Last week Dan Drezner asked What Does Miss Universe Tell us About World Politics in 2013? The post starts off on a positive note- that one can find politics anywhere- before it descends into one of the most classic examples of gender-avoidance/oblivion I’ve read in ages. Drezner swiftly calls on “the most qualified person on earth” to
outsource engaging on a lady topic write the remaining post. I felt like I was back at uni and my male professor had brought in a female body (any female body) to teach the week on gender. Sure she has a PhD and was Miss Earth- and she does have a unique perspective on pageants; however, since when do we need an insider to write about the politics of an issue (Drezner didn’t rely on a Russian, for example, to substantiate his earlier comments about Putin and Russia).
- Do we still need ladies to comment on lady issues Drezner?
The post descends further into the gender abyss as Jessica Trisko Darden tells us that pageants are sort of like other international political events and that the organization itself is similar to familiar international organizations: “The decision-making process is opaque, often contested, and in many ways reflect the underlying power relations and interests of the dominant countries.” Sure, I’m with you. Miss Universe is like the Olympics, or the Rugby World Cup- there is entertainment and politics happening at the same time. Got it. The post then mentions some slight problems with the organization, including institutional racism vis a vis excluding African delegates from a fashion show. And then, the post ends. That’s it. Like my professors over a decade ago, Drezner doesn’t come back in at the end of the lecture to engage with the content and he certainly doesn’t address the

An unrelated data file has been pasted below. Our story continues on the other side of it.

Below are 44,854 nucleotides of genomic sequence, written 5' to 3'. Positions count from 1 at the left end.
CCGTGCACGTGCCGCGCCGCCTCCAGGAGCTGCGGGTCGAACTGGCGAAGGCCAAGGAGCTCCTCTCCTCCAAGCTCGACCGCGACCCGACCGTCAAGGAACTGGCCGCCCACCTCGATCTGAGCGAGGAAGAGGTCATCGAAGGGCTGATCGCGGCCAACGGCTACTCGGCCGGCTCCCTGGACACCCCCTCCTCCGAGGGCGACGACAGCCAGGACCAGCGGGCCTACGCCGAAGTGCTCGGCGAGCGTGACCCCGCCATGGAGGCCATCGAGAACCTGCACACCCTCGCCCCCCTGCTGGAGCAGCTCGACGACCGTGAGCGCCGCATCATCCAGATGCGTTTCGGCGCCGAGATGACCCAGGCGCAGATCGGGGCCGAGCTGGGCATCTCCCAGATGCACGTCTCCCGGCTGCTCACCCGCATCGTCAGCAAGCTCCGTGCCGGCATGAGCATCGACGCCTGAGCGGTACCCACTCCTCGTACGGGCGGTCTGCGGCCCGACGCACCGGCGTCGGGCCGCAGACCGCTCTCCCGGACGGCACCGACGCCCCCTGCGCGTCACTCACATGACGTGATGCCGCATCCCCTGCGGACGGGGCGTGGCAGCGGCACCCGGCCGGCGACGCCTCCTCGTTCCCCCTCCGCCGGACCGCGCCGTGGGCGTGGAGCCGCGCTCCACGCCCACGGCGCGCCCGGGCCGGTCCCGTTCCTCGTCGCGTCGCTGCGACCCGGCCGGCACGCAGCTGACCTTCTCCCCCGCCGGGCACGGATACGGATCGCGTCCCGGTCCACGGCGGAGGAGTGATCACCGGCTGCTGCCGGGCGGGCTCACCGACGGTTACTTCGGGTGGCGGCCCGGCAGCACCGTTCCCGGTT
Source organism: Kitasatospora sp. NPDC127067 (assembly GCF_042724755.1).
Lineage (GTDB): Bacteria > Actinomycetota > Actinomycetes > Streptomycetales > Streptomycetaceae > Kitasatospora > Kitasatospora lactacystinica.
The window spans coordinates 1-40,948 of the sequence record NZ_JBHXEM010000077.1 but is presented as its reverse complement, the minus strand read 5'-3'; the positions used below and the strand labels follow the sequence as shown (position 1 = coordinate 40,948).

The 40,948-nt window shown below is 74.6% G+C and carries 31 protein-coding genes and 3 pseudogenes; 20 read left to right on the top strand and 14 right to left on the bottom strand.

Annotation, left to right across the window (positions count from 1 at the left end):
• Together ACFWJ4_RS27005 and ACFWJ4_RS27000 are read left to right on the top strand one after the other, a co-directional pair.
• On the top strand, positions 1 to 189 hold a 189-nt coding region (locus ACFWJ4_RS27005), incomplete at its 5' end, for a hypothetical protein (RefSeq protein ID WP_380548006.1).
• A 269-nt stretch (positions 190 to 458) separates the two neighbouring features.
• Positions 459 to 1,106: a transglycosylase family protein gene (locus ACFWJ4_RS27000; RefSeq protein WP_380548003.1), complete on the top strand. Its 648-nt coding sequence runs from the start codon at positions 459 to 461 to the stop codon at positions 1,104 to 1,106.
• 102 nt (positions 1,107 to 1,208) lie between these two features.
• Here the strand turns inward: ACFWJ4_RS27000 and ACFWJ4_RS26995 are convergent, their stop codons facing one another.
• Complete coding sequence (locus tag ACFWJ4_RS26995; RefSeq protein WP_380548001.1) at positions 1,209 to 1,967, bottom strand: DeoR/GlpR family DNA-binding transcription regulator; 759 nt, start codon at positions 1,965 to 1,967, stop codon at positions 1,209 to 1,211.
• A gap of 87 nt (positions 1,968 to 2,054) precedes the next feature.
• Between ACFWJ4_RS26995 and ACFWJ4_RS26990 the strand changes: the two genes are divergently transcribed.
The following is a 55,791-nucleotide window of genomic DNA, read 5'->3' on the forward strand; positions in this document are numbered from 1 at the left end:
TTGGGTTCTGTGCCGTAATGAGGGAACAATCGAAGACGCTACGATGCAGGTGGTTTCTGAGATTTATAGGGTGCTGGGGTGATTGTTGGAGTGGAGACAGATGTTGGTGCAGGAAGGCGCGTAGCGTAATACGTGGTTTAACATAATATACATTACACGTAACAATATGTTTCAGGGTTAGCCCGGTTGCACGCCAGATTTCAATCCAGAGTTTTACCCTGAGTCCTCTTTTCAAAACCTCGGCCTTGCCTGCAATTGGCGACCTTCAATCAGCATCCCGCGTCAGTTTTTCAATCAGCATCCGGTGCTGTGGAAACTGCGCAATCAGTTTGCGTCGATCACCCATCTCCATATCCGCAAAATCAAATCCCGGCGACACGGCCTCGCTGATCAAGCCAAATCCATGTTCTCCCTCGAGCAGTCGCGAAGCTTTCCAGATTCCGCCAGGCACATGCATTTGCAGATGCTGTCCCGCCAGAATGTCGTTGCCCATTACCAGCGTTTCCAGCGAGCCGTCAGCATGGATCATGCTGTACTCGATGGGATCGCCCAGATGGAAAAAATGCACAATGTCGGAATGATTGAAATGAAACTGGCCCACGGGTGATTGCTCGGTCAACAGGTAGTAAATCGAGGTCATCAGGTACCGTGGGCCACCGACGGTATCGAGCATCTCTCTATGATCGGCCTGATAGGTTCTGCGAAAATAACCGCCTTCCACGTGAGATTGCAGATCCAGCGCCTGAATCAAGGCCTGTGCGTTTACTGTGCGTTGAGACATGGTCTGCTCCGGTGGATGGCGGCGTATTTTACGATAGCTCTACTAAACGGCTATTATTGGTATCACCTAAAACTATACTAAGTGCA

half-naked ladies elephant in the room: that pageants are different from other entertainment/political events in that they involve (largely men) judging the esthetics of one WOMAN who is meant to embody each country. Good lord, if you can’t find and name the gender and race politics of Miss Universe where will you ever be able to find them? Skinny, straight, long-haired women parading in romantic, caricature costumes of their nation (you will never see Miss Canada wearing a replica uniform from the Indigenous residential schools- but you might see them in some phony universalized Native-American costume, for example)….and you don’t think to write about gender and race? You missed the politics completely Drezner (and I’m holding you accountable, not your guest lecturer). Let’s drop the useless comparison to other international organizations and talk about a few ways the pageant is political: Continue reading
The Pop 5 is a new ‘test’ series of posts touching on events in pop culture and linking them back (briefly, hopefully, and sometimes loosely) to IR and politics. The posts are meant to be LIGHT, but also to take seriously the influence of popular culture on how we understand the world. It is, after all, one of the dominant lenses through which our students frame IR. I’m a self diagnosed pop culture addict with a list of shameful (and juicy) fixes (one of my most shameful pop culture habits will be revealed later in the post).
The focus today is on five recent pop culture events and what they might/might not tell us about the state of feminism.
Here’s the list of some of the most popular/talked about pop culture recent events related to feminism (let’s hope it was just a bad sample). More about each after the tab.